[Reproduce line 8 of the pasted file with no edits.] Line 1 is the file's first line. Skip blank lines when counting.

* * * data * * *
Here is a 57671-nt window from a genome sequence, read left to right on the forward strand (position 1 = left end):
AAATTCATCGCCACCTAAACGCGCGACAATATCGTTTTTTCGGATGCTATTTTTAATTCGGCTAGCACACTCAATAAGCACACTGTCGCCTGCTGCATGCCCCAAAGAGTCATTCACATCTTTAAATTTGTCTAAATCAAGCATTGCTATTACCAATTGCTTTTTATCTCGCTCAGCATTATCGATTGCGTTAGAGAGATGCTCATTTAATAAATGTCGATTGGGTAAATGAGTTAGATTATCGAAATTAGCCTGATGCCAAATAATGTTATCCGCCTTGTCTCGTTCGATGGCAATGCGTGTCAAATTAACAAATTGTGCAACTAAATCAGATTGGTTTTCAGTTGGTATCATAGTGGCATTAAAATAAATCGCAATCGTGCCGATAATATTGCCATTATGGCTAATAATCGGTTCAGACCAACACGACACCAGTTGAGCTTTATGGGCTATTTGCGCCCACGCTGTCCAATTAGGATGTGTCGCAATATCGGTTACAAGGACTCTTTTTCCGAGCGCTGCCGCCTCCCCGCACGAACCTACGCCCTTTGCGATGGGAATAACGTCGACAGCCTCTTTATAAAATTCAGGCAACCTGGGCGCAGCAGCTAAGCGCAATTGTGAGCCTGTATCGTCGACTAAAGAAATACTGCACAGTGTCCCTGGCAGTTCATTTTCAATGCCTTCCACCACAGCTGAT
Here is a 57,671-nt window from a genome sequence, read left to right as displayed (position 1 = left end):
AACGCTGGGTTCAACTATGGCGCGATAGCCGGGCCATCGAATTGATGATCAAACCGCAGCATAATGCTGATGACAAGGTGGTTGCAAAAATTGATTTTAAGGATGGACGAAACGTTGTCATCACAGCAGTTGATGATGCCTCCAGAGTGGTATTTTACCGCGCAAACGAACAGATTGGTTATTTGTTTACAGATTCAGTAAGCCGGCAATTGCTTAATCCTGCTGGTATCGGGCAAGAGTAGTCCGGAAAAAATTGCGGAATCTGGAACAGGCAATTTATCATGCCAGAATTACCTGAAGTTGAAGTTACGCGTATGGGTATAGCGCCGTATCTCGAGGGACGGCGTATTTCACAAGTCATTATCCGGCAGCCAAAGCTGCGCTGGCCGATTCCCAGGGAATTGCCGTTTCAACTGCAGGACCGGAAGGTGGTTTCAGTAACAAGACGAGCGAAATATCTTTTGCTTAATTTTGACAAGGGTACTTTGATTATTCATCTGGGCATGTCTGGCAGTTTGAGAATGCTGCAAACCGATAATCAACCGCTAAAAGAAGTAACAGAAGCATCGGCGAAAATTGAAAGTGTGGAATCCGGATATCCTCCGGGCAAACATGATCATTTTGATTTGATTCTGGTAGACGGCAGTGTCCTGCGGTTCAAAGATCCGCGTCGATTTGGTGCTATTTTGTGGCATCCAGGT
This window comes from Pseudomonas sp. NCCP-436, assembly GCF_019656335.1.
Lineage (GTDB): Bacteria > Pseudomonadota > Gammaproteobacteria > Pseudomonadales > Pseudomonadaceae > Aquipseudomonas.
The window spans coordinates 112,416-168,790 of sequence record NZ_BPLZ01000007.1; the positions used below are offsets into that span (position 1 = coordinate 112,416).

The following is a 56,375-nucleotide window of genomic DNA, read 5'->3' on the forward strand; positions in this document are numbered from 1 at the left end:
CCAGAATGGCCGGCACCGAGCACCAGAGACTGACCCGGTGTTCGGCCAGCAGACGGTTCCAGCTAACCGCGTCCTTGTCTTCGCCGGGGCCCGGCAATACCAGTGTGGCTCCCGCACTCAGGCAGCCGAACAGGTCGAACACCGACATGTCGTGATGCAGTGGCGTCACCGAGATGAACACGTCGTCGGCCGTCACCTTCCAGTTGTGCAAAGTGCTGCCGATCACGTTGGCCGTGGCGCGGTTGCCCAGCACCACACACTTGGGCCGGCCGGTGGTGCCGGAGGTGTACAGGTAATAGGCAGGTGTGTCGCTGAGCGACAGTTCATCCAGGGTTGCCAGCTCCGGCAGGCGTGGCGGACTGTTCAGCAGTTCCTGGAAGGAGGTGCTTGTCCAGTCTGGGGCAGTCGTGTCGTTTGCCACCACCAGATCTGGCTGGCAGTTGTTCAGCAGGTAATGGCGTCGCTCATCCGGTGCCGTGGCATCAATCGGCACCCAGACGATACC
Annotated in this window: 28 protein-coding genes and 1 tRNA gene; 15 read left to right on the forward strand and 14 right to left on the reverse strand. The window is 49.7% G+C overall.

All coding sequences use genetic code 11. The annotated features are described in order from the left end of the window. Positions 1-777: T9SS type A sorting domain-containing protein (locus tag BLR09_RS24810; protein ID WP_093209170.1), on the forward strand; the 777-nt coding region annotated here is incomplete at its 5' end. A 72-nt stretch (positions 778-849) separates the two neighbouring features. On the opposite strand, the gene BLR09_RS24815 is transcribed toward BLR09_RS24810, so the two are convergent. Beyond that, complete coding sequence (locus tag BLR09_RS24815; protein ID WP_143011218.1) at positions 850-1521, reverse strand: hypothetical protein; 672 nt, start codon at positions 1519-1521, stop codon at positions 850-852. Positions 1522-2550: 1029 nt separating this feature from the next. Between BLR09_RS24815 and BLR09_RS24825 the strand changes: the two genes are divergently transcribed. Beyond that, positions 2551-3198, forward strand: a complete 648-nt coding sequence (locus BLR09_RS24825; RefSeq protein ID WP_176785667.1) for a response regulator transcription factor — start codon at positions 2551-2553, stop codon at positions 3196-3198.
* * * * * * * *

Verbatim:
The following is a 56,375-nucleotide window of genomic DNA, read 5'->3' on the forward strand; positions in this document are numbered from 1 at the left end: